Now that you have your idea turned into reality it’s time for the hard part.
Once your plugin has been created you will need to start the testing process. Usually, your coder will have it uploaded to a test site you need to go in and:
a) make sure that everything you asked for in the specifications is there; and
b) that it is all working as it should.
Sounds easier than it is!
When you are testing you need to try every single option that the plugin performs and make sure that you test it in different ways to try to emulate what the average user will do. Make a note of any problems that you have found along the way with details of what you were doing when the problem occurred so the coder can fix it. Remember, if at this stage you want to add things this will cost money unless you included it in your specifications. The other important thing is to test the plugin with different variables so try changing the themes around, the plugins that are installed (to see if there are any conflicts) and try different browsers.
When you receive the plugin file from your coder you should also test the plugin on different installs (fantastico, auto install, wordpress network set up) and on different servers to see if there are any differences. You should also test that the plugin installs as it should from the WordPress dashboard and via a manual install. Now, is also a good time to get some other users to test it as well as beta testers. If you are a member of a forum that may find the plugin helpful then ask for beta testers there or ask friends or you can even outsource the testing process to people that specialise in this.
No matter how hard you try and how hard you test you will usually find that you need support after you release the plugin. Different users, different WordPress versions, plugin combinations and servers all make it virtually impossible to test every scenario. There will probably be bugs after your release or at least questions you will need answers to so this is why it is really important that you can arrange ongoing support from the plugin creator. One way to ensure that you get this support is to withhold some moneys until an adequate period of time has elapsed to discover and fix all bugs. This should be clearly stated in your job description.
Packing Up The Plugin
Now that you are satisfied with the testing and all bugs have been ironed out it’s time to get the plugin ready for the big world.
First of all you need to consider where you will be releasing the plugin. Are you uploading it to the WordPress repository, downloading from your own site or is it a paid plugin (or free and paid combination). No matter what option you decide you need to make sure that you will be able to handle the downloads on your server (if on your own site) and the support requests.
A quick and easy way to deal with support is to have a support forum. This means that problems can be categorized easily in the one area and it makes it easy for users to search out solutions for their own problem. A good of saving yourself some time is to add your coder as a moderator of the support forum and arrange for the forum software to notify him when posts are made relating to bugs. This means that you won’t have to rely on email/skype so much to keep the coder up to date with issues and you can spend more time following up with the coder rather than reporting problems. If you do not wish to have a support area then consider a Help Desk where each question and solution can become part of the knowledgebase and easily available for users to search out solutions. If that all seems too hard you can also tweet support by using Twitter. Personally, I don’t like twitter for support because I can’t keep my answers to 140 characters!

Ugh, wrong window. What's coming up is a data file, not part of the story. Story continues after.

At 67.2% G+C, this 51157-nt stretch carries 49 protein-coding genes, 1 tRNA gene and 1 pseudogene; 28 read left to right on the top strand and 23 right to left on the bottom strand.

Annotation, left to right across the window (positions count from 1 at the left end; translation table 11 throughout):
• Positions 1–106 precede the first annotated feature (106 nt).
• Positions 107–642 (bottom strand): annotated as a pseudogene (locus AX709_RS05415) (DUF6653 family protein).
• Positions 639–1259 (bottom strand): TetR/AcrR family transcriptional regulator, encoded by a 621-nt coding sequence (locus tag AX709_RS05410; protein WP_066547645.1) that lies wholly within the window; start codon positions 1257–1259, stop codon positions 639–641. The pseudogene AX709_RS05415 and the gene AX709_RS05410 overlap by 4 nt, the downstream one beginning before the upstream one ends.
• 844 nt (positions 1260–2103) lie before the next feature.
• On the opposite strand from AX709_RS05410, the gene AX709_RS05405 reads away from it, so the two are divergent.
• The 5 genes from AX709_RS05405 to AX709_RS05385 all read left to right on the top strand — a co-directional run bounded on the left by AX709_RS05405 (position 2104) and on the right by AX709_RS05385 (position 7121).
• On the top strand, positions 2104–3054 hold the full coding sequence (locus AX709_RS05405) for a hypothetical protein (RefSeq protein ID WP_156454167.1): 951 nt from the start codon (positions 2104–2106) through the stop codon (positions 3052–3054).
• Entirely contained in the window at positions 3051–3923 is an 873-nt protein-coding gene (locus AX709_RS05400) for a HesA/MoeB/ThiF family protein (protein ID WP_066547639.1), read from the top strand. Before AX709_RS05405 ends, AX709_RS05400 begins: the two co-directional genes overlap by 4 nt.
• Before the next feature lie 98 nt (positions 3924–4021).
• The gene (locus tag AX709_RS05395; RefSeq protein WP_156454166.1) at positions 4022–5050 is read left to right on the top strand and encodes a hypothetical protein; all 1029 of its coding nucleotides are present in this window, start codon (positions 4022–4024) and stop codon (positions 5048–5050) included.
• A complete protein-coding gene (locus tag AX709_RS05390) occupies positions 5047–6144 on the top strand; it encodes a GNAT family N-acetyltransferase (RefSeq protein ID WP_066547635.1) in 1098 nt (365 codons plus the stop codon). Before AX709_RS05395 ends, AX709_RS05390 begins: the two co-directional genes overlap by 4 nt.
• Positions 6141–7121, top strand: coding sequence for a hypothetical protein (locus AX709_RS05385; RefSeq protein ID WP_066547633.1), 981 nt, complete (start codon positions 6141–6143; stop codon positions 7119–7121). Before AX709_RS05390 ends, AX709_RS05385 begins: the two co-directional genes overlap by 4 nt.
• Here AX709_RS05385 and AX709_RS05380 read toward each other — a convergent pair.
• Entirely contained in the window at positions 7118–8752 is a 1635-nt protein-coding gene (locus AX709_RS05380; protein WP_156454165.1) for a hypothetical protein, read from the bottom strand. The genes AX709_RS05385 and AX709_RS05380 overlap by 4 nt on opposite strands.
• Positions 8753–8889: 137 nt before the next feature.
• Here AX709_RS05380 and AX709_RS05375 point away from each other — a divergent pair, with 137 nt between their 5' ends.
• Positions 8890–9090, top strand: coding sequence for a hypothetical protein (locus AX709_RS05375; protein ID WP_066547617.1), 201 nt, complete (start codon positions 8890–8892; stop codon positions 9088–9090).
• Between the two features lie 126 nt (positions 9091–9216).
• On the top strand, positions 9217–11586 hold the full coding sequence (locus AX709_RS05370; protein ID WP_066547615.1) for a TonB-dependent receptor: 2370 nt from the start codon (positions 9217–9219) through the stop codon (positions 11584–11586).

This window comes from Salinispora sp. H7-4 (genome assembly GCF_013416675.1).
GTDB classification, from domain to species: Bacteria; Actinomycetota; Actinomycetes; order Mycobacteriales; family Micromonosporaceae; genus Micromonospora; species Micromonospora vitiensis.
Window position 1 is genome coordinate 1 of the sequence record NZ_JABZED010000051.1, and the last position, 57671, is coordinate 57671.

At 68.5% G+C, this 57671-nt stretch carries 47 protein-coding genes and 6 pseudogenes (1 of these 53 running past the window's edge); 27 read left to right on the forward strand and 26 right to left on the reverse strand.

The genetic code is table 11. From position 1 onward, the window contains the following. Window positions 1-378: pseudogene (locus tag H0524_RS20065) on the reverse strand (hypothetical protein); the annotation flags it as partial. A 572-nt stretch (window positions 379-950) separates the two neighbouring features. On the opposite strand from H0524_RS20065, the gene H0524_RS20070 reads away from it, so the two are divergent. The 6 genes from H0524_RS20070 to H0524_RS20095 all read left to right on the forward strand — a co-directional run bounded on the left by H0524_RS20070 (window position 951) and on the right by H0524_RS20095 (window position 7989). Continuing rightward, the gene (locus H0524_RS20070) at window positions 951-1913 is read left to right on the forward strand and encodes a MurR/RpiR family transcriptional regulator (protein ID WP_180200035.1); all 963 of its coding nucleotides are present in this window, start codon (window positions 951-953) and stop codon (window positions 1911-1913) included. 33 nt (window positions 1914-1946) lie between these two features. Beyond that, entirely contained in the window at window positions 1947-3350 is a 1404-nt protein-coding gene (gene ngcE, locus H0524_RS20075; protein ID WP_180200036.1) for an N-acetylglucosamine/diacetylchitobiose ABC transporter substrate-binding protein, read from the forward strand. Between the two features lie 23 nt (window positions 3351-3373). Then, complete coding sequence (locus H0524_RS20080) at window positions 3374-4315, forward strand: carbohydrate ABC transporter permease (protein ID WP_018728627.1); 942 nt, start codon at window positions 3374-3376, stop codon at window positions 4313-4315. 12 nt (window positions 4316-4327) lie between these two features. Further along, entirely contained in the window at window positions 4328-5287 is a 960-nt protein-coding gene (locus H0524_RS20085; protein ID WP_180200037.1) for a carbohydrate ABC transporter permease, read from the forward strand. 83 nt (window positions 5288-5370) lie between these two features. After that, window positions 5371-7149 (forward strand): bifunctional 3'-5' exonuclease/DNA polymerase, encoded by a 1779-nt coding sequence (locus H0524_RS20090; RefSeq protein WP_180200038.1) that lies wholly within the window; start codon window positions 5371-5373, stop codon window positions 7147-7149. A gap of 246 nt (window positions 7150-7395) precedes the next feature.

Whatever you decide make sure you have this system in place before you release the plugin.
First of all you will need to pack up the plugin. Inside the zip file for your plugin you should have the plugin, a “read me” file and details of any licensing. Check that the plugin has the correct version number on it and links to your site, your forum or support area for the plugin. You should make the installation of the plugin as easy as possible for your users. If the plugin involves a lot of configuration then consider setting up screenshots, a video or an online tutorial demonstrating these steps. The more time you spend making it as easy as possible to use your plugin the less time you will spend on support.
You will now need to upload the plugin to your site. If you are charging for the plugin you will obviously need to protect the download area for the plugin once payment has been made (otherwise you will find your plugin on all the free torrent sites!). If you are not charging for your plugin then you will want to keep track of the statistics for the downloads of your plugin. If you are using WordPress for the download then you can install a plugin like Download Manager or Download Monitor to do this for you. If you are not charging you may also want to add a donation button to your site. You can create a simple donation button at Pay Pal.
If you are uploading the plugin to the WordPress repository (or your coder is doing that) make sure you provide a page where people can visit your site for more information, view screenshots and videos and maybe even download a more detailed pdf.
Finally, once your plugin is accepted in the WordPress repository make sure you add it to sites like WebLog Tools and tweet about it on twitter. Ask your users to add their rating at WordPress as well.
If you are releasing a paid plugin then consider adding a special discount for the launch period and asking bloggers to write a review of your plugin. You will find that you can hire bloggers to do this on Review Me if you do not know any bloggers in your niche.